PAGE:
Business / Industries

Law cuts into guides' earnings

By Xinhua and China Daily (China Daily) Updated: 2014-01-06 07:52
Law cuts into guides' earnings
Tour guides wait in line at Qiao Family Courtyard, a castlelike family compound in Qiqian county, Shanxi province, in October. Wang Zirui / for China Daily

As China prepares for the annual Spring Festival tourism spike, many tour guides face hard choices in light of the new tourism law.

The law took effect on Oct 1 and bans forced shopping during trips. Three months later, many tour guides are looking for new jobs, since much of their income came from the commissions they earned by herding tourists into shops.

Previously, travel agencies were able to offer tours that on the face seemed cheap but came with hidden charges, principally commissions in partner stores.

Law cuts into guides' earnings

Travel agencies have had no choice but to raise tour package prices, leading to a steep drop in the number of tourists.

Zheng Yan, 26, a tour guide in Xi'an, capital of Shaanxi province, said she is worried about how she is going to pay her rent of 1,300 yuan ($215).

A few months ago, Zheng's job was profitable and flexible, but the situation has changed. She plans to quit her job and prepare for the civil servant exam next year.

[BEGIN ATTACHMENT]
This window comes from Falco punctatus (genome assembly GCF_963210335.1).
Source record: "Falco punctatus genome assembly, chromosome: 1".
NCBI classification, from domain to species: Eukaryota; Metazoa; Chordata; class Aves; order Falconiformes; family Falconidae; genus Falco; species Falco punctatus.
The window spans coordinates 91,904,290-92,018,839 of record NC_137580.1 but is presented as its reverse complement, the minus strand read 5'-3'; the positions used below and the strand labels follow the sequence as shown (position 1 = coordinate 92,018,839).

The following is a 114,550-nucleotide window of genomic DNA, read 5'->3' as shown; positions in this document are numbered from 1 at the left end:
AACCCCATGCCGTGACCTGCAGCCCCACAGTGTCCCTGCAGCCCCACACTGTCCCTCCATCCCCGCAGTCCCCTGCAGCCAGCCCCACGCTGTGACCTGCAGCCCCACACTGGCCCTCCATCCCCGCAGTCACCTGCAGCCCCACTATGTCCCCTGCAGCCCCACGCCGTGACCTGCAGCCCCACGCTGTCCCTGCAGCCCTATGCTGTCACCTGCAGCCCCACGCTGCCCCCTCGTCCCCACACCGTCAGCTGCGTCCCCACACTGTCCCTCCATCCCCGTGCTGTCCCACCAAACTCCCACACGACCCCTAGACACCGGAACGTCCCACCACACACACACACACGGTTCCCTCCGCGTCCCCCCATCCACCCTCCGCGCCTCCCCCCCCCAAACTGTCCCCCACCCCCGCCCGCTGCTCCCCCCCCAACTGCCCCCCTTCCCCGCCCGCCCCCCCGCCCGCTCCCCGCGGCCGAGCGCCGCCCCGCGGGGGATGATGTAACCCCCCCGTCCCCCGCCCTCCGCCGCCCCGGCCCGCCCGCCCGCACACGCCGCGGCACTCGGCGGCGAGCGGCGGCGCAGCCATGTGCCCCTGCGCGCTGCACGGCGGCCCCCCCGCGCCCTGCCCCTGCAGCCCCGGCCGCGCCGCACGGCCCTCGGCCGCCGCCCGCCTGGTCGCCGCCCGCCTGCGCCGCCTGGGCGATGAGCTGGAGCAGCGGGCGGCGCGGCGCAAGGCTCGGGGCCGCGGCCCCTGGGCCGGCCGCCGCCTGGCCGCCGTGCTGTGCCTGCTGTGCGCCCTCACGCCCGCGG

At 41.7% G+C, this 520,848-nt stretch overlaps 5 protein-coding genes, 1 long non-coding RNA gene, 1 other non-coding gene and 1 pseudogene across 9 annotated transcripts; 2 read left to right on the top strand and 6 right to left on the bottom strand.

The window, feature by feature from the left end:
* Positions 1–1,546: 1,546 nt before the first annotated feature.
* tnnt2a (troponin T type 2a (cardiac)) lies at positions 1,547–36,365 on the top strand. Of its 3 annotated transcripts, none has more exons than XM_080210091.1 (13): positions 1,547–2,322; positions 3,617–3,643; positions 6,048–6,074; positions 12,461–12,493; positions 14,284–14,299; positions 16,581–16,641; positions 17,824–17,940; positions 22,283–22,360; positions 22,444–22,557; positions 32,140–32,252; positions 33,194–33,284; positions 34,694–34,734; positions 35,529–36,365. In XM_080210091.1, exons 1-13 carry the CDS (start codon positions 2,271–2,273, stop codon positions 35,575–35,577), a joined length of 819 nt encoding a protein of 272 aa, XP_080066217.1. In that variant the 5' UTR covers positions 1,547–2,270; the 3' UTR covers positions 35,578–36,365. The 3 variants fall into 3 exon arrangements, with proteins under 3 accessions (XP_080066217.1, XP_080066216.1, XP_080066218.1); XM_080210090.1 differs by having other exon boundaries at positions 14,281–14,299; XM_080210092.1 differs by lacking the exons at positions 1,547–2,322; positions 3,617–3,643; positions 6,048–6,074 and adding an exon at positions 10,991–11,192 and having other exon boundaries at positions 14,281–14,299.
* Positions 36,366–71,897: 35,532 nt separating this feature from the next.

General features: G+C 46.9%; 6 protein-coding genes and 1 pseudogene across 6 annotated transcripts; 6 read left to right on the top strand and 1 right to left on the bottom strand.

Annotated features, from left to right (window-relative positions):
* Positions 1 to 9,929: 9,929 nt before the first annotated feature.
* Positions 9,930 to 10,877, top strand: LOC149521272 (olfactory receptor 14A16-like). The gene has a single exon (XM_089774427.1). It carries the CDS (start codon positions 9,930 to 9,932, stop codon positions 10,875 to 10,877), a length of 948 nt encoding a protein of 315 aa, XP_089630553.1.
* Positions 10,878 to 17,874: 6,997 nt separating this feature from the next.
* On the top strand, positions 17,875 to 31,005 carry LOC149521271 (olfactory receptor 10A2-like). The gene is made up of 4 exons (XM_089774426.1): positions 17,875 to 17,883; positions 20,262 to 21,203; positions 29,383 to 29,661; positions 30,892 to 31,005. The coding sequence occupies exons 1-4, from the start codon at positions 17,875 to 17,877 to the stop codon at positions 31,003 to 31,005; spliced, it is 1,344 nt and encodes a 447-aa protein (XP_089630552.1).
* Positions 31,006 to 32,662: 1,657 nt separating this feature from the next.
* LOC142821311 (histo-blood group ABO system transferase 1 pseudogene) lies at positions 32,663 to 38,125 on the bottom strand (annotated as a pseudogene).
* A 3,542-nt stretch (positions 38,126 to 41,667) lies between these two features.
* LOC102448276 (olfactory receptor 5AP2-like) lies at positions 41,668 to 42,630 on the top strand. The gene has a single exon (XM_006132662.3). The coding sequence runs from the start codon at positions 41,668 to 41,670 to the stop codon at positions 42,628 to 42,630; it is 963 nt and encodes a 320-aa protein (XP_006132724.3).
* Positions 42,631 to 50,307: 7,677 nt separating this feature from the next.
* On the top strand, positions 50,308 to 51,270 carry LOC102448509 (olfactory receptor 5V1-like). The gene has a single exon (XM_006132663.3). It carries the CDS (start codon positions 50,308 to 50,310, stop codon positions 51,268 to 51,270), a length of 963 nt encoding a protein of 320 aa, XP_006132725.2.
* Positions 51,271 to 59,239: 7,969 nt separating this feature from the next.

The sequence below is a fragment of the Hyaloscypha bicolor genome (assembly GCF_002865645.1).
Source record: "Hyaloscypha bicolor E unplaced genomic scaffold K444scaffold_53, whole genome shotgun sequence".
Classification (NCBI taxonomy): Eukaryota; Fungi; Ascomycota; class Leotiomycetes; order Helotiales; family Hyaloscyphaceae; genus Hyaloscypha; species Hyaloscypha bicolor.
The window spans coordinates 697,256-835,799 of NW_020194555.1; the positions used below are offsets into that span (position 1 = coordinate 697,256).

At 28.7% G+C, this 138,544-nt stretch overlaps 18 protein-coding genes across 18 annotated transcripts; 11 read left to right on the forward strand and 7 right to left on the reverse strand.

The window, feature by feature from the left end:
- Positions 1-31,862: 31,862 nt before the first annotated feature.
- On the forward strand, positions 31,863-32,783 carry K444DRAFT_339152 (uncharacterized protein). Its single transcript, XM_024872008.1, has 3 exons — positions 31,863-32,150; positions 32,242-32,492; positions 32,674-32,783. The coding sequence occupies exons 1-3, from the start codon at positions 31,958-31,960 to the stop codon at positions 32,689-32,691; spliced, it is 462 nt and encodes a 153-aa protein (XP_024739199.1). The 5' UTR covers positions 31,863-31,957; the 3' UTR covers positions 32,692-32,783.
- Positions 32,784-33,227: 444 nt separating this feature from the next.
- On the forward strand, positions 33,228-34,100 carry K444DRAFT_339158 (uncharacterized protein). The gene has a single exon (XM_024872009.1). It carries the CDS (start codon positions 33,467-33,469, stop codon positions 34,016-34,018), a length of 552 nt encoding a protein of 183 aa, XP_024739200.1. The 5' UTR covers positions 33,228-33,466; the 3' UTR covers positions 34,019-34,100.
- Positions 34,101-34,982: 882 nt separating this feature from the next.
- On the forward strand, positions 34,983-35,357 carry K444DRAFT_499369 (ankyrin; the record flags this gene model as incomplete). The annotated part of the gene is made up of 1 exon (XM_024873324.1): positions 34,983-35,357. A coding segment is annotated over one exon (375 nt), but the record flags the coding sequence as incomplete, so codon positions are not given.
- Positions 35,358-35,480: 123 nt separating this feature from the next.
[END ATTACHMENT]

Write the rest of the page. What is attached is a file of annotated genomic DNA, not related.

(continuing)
"The tourism law has had far-reaching effects on travel agencies and tour guides," Zheng said.

"I worked very hard but failed to support myself. No basic pay or insurance. No kickbacks. I feel lost now."

Since the law took effect, seven out of 30 guides from her agency have left, but their new jobs are far from satisfactory.

Sun Xiaoxia, a tour guide in Zhangjiajie, a destination in Hunan province, is in a similar predicament. She has been a tour guide for more than five years and, before October, earned nearly 10,000 yuan a month. Since the law took effect, Sun said she is making about 200 yuan less a day.

According to the law, travel agencies must give guides basic pay and social insurance.

"But with a rented office, a computer and a few phones, anyone can set up a travel agency and do business from almost anywhere in China. These cowboy agencies are not interested in guides' personal problems," Sun said.

A manager of a small agency in Xi'an who asked to be identified as Wei said he is concerned that he won't survive the industry's restructuring, let alone be able to support tour guides.

"Since 2006, China's travel agencies have said farewell to easy money and enormous profits," he said. "Now we are facing a bottom line of below 5 percent."

The government's measures against extravagance and corruption have also caused a a sharp decline in trips organized by government departments and State-owned enterprises.

China has about 25,000 travel agencies, and more than 13.5 million people are employed in the industry.

"The guides must understand the times of windfall profits have passed. Everything has returned to the rational. The only way to earn money is to provide quality services," said Zhang Yan of the Shaanxi Provincial Academy of Social Sciences.

"China's tourism industry is restructuring. Unqualified agencies and guides will be forced to quit the market," Zhang said. "But we need time to iron out the creases."


Hot Topics

Editor's Picks